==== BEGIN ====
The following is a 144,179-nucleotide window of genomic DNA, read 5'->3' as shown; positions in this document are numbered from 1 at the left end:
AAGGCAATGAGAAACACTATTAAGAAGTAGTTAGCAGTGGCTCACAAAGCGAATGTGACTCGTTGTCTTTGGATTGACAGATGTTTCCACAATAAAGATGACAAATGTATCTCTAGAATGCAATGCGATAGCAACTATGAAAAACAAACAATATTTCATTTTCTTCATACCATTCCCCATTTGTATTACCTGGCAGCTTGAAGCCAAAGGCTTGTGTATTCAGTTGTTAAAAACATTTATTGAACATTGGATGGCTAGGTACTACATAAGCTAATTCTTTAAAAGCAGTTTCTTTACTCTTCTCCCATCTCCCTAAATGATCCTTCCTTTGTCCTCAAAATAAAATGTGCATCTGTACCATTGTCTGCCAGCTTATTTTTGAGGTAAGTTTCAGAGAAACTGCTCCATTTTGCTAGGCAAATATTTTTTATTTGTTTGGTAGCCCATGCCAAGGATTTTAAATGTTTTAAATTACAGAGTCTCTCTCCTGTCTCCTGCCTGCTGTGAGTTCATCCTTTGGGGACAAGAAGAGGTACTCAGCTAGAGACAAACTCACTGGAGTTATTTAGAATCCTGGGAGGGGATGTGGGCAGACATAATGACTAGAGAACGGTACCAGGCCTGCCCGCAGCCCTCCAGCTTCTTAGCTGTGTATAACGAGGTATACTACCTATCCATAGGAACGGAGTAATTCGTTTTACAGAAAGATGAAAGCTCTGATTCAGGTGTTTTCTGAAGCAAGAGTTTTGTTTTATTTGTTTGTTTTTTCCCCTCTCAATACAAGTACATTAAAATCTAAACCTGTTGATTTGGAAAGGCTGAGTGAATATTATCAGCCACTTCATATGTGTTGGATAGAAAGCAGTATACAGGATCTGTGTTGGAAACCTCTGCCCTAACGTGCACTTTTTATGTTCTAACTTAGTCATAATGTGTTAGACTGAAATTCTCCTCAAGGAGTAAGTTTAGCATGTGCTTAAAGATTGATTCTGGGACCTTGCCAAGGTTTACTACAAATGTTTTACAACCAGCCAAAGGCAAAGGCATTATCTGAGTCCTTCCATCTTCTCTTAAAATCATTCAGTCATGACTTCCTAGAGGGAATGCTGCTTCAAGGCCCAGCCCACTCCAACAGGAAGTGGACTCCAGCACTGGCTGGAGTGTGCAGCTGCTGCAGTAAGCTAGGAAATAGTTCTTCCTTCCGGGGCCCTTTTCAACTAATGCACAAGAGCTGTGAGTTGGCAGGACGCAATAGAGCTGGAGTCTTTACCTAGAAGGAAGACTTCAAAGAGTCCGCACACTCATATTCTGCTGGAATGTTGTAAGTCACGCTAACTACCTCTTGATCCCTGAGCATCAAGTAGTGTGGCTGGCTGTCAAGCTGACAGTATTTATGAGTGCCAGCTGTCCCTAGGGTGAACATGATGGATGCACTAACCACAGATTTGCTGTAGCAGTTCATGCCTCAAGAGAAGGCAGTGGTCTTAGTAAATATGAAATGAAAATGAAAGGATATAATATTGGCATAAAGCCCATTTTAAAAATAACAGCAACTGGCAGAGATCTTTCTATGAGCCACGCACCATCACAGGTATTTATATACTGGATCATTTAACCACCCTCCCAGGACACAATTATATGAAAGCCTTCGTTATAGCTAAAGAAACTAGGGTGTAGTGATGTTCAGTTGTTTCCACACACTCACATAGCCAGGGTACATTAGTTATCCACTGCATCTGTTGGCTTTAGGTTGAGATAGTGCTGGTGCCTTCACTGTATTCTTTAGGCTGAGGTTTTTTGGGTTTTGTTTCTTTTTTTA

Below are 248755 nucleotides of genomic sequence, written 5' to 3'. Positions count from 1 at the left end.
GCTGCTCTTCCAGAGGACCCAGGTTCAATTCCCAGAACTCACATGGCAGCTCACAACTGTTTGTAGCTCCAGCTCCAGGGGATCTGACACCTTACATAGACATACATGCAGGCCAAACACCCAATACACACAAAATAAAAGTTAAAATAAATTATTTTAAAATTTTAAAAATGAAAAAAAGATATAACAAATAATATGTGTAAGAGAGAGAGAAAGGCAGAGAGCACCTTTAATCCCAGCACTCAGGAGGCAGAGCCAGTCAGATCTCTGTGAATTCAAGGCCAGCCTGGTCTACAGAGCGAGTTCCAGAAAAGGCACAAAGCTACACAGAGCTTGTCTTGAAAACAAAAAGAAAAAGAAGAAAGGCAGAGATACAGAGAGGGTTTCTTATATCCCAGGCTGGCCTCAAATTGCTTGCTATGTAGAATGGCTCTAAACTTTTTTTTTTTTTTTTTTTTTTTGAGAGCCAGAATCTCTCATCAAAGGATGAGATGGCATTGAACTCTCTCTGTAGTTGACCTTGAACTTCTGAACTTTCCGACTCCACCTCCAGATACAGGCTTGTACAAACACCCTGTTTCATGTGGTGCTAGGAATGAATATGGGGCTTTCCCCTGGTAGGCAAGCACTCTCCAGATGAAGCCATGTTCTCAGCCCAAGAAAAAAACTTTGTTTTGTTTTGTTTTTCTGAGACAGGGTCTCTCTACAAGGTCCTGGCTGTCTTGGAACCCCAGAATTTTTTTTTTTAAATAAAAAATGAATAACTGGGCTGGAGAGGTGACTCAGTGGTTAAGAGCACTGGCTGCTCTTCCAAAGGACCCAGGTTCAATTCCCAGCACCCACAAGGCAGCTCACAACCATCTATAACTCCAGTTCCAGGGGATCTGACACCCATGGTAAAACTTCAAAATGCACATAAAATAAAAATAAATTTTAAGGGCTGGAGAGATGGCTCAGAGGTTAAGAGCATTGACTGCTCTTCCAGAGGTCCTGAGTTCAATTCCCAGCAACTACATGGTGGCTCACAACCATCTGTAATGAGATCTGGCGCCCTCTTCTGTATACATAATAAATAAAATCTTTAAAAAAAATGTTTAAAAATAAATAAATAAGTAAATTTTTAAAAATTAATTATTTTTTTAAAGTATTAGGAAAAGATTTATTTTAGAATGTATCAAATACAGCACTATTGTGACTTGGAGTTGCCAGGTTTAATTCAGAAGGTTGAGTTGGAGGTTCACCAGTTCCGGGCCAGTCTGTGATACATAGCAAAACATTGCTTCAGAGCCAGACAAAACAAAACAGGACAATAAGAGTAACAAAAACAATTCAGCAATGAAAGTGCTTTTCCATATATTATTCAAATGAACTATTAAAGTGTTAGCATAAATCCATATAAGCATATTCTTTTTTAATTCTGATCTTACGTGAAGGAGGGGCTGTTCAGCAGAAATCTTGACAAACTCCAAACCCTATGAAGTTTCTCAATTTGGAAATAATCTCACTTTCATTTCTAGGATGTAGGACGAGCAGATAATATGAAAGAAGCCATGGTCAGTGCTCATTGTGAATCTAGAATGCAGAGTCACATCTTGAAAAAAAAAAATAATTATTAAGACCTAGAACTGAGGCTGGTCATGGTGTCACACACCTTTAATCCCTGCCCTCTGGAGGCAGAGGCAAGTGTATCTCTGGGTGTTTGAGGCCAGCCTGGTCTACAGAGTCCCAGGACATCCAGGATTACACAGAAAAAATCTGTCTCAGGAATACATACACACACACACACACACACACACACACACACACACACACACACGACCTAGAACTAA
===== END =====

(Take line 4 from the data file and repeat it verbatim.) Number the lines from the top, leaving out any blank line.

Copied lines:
GCTGCTCTTCCAGAGGACCCAGGTTCAATTCCCAGAACTCACATGGCAGCTCACAACTGTTTGTAGCTCCAGCTCCAGGGGATCTGACACCTTACATAGACATACATGCAGGCCAAACACCCAATACACACAAAATAAAAGTTAAAATAAATTATTTTAAAATTTTAAAAATGAAAAAAAGATATAACAAATAATATGTGTAAGAGAGAGAGAAAGGCAGAGAGCACCTTTAATCCCAGCACTCAGGAGGCAGAGCCAGTCAGATCTCTGTGAATTCAAGGCCAGCCTGGTCTACAGAGCGAGTTCCAGAAAAGGCACAAAGCTACACAGAGCTTGTCTTGAAAACAAAAAGAAAAAGAAGAAAGGCAGAGATACAGAGAGGGTTTCTTATATCCCAGGCTGGCCTCAAATTGCTTGCTATGTAGAATGGCTCTAAACTTTTTTTTTTTTTTTTTTTTTTTGAGAGCCAGAATCTCTCATCAAAGGATGAGATGGCATTGAACTCTCTCTGTAGTTGACCTTGAACTTCTGAACTTTCCGACTCCACCTCCAGATACAGGCTTGTACAAACACCCTGTTTCATGTGGTGCTAGGAATGAATATGGGGCTTTCCCCTGGTAGGCAAGCACTCTCCAGATGAAGCCATGTTCTCAGCCCAAGAAAAAAACTTTGTTTTGTTTTGTTTTTCTGAGACAGGGTCTCTCTACAAGGTCCTGGCTGTCTTGGAACCCCAGAATTTTTTTTTTTAAATAAAAAATGAATAACTGGGCTGGAGAGGTGACTCAGTGGTTAAGAGCACTGGCTGCTCTTCCAAAGGACCCAGGTTCAATTCCCAGCACCCACAAGGCAGCTCACAACCATCTATAACTCCAGTTCCAGGGGATCTGACACCCATGGTAAAACTTCAAAATGCACATAAAATAAAAATAAATTTTAAGGGCTGGAGAGATGGCTCAGAGGTTAAGAGCATTGACTGCTCTTCCAGAGGTCCTGAGTTCAATTCCCAGCAACTACATGGTGGCTCACAACCATCTGTAATGAGATCTGGCGCCCTCTTCTGTATACATAATAAATAAAATCTTTAAAAAAAATGTTTAAAAATAAATAAATAAGTAAATTTTTAAAAATTAATTATTTTTTTAAAGTATTAGGAAAAGATTTATTTTAGAATGTATCAAATACAGCACTATTGTGACTTGGAGTTGCCAGGTTTAATTCAGAAGGTTGAGTTGGAGGTTCACCAGTTCCGGGCCAGTCTGTGATACATAGCAAAACATTGCTTCAGAGCCAGACAAAACAAAACAGGACAATAAGAGTAACAAAAACAATTCAGCAATGAAAGTGCTTTTCCATATATTATTCAAATGAACTATTAAAGTGTTAGCATAAATCCATATAAGCATATTCTTTTTTAATTCTGATCTTACGTGAAGGAGGGGCTGTTCAGCAGAAATCTTGACAAACTCCAAACCCTATGAAGTTTCTCAATTTGGAAATAATCTCACTTTCATTTCTAGGATGTAGGACGAGCAGATAATATGAAAGAAGCCATGGTCAGTGCTCATTGTGAATCTAGAATGCAGAGTCACATCTTGAAAAAAAAAAATAATTATTAAGACCTAGAACTGAGGCTGGTCATGGTGTCACACACCTTTAATCCCTGCCCTCTGGAGGCAGAGGCAAGTGTATCTCTGGGTGTTTGAGGCCAGCCTGGTCTACAGAGTCCCAGGACATCCAGGATTACACAGAAAAAATCTGTCTCAGGAATACATACACACACACACACACACACACACACACACACACACACACACACGACCTAGAACTAA